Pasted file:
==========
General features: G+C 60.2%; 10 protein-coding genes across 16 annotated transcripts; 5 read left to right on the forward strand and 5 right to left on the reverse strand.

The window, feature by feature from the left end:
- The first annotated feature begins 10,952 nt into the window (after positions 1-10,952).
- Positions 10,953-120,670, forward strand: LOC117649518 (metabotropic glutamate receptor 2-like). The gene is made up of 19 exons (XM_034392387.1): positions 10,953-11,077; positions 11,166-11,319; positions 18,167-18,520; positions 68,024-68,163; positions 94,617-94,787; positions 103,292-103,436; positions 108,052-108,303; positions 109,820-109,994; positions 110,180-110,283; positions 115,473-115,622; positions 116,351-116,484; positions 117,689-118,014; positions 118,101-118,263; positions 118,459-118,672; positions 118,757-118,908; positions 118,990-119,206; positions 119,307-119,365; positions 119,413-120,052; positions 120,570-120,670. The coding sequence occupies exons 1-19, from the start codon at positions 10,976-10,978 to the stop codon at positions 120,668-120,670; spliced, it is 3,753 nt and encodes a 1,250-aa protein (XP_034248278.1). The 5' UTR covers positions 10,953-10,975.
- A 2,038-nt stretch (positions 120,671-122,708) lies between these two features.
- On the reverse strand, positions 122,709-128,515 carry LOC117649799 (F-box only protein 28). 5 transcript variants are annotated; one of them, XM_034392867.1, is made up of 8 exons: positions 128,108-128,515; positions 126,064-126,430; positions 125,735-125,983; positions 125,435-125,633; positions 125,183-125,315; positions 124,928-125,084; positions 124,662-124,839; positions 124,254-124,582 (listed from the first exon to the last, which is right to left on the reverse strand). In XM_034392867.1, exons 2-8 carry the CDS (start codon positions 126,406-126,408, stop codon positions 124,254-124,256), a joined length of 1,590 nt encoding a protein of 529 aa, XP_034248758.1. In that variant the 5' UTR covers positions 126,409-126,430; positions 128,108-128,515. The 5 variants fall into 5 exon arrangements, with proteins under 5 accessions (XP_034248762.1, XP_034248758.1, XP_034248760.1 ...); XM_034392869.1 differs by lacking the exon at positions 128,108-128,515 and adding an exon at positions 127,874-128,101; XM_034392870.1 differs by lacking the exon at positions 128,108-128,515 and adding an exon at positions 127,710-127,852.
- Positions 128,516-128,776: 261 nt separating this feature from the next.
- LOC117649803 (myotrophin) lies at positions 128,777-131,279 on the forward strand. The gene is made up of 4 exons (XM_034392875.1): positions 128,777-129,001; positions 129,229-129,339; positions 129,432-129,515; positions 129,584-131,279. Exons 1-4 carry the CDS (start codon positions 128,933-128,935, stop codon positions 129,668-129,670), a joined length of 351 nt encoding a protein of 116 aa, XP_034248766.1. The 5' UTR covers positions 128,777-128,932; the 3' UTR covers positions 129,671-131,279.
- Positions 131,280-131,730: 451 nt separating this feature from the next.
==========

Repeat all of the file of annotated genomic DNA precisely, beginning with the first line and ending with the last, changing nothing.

General features: G+C 60.2%; 10 protein-coding genes across 16 annotated transcripts; 5 read left to right on the forward strand and 5 right to left on the reverse strand.

The window, feature by feature from the left end:
- The first annotated feature begins 10,952 nt into the window (after positions 1-10,952).
- Positions 10,953-120,670, forward strand: LOC117649518 (metabotropic glutamate receptor 2-like). The gene is made up of 19 exons (XM_034392387.1): positions 10,953-11,077; positions 11,166-11,319; positions 18,167-18,520; positions 68,024-68,163; positions 94,617-94,787; positions 103,292-103,436; positions 108,052-108,303; positions 109,820-109,994; positions 110,180-110,283; positions 115,473-115,622; positions 116,351-116,484; positions 117,689-118,014; positions 118,101-118,263; positions 118,459-118,672; positions 118,757-118,908; positions 118,990-119,206; positions 119,307-119,365; positions 119,413-120,052; positions 120,570-120,670. The coding sequence occupies exons 1-19, from the start codon at positions 10,976-10,978 to the stop codon at positions 120,668-120,670; spliced, it is 3,753 nt and encodes a 1,250-aa protein (XP_034248278.1). The 5' UTR covers positions 10,953-10,975.
- A 2,038-nt stretch (positions 120,671-122,708) lies between these two features.
- On the reverse strand, positions 122,709-128,515 carry LOC117649799 (F-box only protein 28). 5 transcript variants are annotated; one of them, XM_034392867.1, is made up of 8 exons: positions 128,108-128,515; positions 126,064-126,430; positions 125,735-125,983; positions 125,435-125,633; positions 125,183-125,315; positions 124,928-125,084; positions 124,662-124,839; positions 124,254-124,582 (listed from the first exon to the last, which is right to left on the reverse strand). In XM_034392867.1, exons 2-8 carry the CDS (start codon positions 126,406-126,408, stop codon positions 124,254-124,256), a joined length of 1,590 nt encoding a protein of 529 aa, XP_034248758.1. In that variant the 5' UTR covers positions 126,409-126,430; positions 128,108-128,515. The 5 variants fall into 5 exon arrangements, with proteins under 5 accessions (XP_034248762.1, XP_034248758.1, XP_034248760.1 ...); XM_034392869.1 differs by lacking the exon at positions 128,108-128,515 and adding an exon at positions 127,874-128,101; XM_034392870.1 differs by lacking the exon at positions 128,108-128,515 and adding an exon at positions 127,710-127,852.
- Positions 128,516-128,776: 261 nt separating this feature from the next.
- LOC117649803 (myotrophin) lies at positions 128,777-131,279 on the forward strand. The gene is made up of 4 exons (XM_034392875.1): positions 128,777-129,001; positions 129,229-129,339; positions 129,432-129,515; positions 129,584-131,279. Exons 1-4 carry the CDS (start codon positions 128,933-128,935, stop codon positions 129,668-129,670), a joined length of 351 nt encoding a protein of 116 aa, XP_034248766.1. The 5' UTR covers positions 128,777-128,932; the 3' UTR covers positions 129,671-131,279.
- Positions 131,280-131,730: 451 nt separating this feature from the next.